Most recreational/town leagues will have a 14-18 game schedule in the Spring season. Because they are waiting to maximize registration, they hold off on forming teams until all of the potential players have finished their winter sport season, which usually is around the first week of April. The season is usually scheduled to start two weeks later. With school Spring breaks, rainy April days and limited town field availability, there are usually limited opportunities to allow each team to practice prior to getting started. Once the season starts, there are two games per week, and with the travel players being involved in their other team’s practices and games at least 2-3 days per week, as well as field time being at a premium, it is nearly impossible to hold practices during the season. And as the other article mentioned, very rarely do you drive past field and see kids just having a pick-up game with their buddies, so the only time they play baseball is when it is organized and scheduled.
It finally hit me when I was coaching my Rec team one year and I realized, “I really can’t make these kids better even if I wanted to.” Without practice time, I get maybe 30 minutes prior to a game that I can get in a batting cage, where each player gets maybe 12-15 swings each. If we are lucky before our game starts, we may get 5 minutes to do a quick round infield/outfield practice. Other than that, it’s real tough to teach the intricacies of this great sport between pitches and innings during the game. And remember, the non-travel players generally don’t touch their glove or bat until they show up for the game.
So, now let’s summarize. If I’m a non-travel player, I get stuck in the outfield, which is boring, and usually have to sit out a few innings. If I do get one ball hit to me, I have little chance of making a play since the only balls hit to me I’ve seen all week were the two the coach hit in warm-ups. Since the only batting practice I get is the dozen swings before the game, I also have little chance of getting a hit, especially if one of the travel kids is pitching. So at the end of the day, I sat 3 innings, got stuck in right field and made 2 errors and struck out 3 times. Where do I sign up for lacrosse or soccer???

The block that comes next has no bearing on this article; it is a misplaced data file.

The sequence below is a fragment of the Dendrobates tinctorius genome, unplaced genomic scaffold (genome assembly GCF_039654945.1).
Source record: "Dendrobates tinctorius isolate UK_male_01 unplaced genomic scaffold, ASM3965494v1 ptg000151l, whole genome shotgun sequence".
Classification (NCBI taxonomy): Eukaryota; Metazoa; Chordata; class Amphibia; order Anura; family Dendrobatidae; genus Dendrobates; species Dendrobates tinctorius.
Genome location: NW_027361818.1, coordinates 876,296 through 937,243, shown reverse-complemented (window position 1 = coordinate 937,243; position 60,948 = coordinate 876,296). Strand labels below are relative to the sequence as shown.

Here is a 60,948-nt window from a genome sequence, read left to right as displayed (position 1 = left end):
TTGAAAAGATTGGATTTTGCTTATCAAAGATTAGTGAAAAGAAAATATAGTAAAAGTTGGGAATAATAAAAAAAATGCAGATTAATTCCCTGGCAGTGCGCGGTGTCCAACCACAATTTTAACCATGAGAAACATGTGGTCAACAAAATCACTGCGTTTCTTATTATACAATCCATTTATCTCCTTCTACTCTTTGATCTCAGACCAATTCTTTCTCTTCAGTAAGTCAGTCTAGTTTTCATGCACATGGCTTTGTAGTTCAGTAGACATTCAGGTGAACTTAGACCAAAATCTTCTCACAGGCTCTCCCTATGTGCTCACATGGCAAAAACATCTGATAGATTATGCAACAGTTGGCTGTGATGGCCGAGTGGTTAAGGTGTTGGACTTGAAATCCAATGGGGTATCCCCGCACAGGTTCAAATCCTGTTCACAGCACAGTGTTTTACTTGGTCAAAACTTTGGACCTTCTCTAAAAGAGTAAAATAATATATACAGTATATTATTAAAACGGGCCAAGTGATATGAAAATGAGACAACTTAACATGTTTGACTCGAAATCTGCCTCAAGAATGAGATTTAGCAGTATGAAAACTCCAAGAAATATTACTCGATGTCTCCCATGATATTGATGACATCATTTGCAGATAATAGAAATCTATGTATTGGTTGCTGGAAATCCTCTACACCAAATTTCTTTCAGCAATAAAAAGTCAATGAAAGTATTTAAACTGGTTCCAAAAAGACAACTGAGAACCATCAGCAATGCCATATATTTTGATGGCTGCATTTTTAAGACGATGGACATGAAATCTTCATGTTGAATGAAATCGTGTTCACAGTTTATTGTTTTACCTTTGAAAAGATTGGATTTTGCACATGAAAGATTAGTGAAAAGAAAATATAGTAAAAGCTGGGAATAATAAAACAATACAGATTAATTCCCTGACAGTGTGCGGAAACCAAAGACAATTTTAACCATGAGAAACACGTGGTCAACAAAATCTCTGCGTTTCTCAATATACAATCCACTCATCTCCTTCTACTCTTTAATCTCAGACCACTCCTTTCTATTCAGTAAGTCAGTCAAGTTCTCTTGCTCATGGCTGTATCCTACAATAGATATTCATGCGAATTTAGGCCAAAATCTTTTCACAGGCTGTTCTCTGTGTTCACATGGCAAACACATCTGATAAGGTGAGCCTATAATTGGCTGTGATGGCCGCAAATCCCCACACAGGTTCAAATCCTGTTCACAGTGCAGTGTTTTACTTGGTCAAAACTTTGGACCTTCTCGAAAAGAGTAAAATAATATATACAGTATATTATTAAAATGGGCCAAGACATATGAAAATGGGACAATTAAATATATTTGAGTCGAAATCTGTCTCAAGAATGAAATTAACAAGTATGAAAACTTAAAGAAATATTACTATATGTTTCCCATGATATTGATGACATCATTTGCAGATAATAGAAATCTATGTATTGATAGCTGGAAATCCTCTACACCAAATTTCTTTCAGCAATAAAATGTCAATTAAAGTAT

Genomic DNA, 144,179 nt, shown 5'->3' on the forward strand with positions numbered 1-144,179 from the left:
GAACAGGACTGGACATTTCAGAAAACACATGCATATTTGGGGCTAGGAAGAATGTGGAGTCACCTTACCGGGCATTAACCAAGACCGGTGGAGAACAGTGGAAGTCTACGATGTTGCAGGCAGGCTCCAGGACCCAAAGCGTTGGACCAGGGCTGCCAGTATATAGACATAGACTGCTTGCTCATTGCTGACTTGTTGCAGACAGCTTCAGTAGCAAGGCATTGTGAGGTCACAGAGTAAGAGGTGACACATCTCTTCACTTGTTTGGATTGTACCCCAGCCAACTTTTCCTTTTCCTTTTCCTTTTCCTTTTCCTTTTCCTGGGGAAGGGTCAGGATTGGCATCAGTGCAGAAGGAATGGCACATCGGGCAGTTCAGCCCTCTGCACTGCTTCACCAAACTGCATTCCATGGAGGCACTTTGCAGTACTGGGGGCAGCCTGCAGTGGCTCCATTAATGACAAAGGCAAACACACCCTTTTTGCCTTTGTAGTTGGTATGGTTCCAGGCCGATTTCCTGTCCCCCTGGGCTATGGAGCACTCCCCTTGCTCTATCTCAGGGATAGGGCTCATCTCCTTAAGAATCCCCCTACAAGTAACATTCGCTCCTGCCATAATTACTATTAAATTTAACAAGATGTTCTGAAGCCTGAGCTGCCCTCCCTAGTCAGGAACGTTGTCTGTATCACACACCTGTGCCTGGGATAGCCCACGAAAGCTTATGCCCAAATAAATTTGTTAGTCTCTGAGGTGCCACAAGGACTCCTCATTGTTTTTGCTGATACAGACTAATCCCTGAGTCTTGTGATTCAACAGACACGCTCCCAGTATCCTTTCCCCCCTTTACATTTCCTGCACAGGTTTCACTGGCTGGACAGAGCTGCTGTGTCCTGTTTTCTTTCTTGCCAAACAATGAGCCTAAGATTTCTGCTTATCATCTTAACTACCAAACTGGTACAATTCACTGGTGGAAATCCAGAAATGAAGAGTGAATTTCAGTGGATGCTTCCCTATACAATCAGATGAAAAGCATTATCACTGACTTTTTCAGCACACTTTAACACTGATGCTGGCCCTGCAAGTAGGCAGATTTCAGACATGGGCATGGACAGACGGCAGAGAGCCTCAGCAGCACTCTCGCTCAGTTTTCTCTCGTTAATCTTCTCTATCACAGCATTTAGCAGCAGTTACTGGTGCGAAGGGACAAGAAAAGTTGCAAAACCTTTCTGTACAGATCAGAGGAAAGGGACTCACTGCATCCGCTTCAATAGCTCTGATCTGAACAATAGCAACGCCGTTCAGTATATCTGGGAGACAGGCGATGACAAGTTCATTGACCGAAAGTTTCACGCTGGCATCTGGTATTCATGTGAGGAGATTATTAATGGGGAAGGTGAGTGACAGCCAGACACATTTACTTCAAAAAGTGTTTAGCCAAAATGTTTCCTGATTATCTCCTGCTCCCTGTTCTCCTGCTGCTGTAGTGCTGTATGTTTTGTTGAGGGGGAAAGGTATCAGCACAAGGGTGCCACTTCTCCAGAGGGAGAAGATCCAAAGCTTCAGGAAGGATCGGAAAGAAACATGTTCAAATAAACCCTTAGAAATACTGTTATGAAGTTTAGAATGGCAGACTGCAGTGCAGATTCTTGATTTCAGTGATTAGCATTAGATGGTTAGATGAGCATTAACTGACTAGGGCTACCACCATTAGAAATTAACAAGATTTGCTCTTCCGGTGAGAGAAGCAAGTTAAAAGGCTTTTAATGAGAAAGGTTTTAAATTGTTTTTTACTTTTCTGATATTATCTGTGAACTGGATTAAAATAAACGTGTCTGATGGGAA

If we are going to have any chance of saving this game we need to cut back on the games and get more practice time. In a practice, these players can now get 50 swings and catch 50 ground balls and fly balls. As they gain skill, not only can they safely be used in better positions, their likelihood for success dramatically increases, as does their love for the game. If you had one practice per week like this, you could still have one game per week that would not only have more meaning, but they would be more competitive and have a much more engaged group of players that will tell their friends how great baseball is.
I remember having this argument with a league official as he was telling me how one level was set up to be “instructional” and another was “competitive”. My response was if you want something “instructional”, that is called practice. If you want something called “competitive”, it’s called a game. Either way, whatever we are doing now is not working and hopefully we can change it before the sport goes away completely.